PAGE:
See more from this Session: Molecular, Statistical and Breeding Tools to Improve Selection Efficiency
Wednesday, October 19, 2011
Henry Gonzalez Convention Center, Hall C, Street Level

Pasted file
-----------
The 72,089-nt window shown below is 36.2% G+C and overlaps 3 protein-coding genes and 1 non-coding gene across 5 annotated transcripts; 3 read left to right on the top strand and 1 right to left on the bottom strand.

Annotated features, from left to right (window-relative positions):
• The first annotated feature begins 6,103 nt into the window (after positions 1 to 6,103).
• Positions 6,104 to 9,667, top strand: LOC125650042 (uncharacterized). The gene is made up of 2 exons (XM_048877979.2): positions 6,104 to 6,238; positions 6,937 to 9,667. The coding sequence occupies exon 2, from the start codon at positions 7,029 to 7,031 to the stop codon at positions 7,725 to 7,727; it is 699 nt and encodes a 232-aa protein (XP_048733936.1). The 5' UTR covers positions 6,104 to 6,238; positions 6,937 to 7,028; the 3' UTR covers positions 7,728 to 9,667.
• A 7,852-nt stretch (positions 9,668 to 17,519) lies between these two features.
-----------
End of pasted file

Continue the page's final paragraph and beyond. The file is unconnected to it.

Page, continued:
In addition to high yields, improving the quality of cotton (Gossypium hirsutum L.) fiber has become an increasingly important component of the value of cotton, especially for marketing in the international trade. Because of the need to improve cotton fiber quality, the present study was designed to identify sources of variation for fiber quality in F2 populations. These populations were genotyped with SSR markers, and the genotypic and phenotypic information combined to detect quantitative trait loci. Seven Upland cotton cultivars (TM1, 7235, SG125, Fibermax832, CAMD-E, MD51, and DPL50) were selected to represent a range in fiber quality and productivity. They were crossed in a diallel design without reciprocals to obtain 21 F1 crosses, which were used to develop F2 populations. In 2004, 200 plants from each of the 21 F2 populations along with their respective parents were measured to obtain yield and fiber data. In addition, leaf tissue was collected from individual F2 and parent plants for SSR marker analysis. Results of the phenotypic data show that the F2 populations significantly differ for 2.5% span length, micronaire, and elongation. For SSR analysis, bulked segregant analysis was used to bulk DNA of the ten high and low plants in each F2 population based fiber strength and length. Different alleles amplified in these high and low bulks for strength and length in these populations. These preliminary results indicate that there is variation for several cotton fiber measurements among these F2 populations that will be useful in identifying regions of the cotton genome specific for fiber quality traits.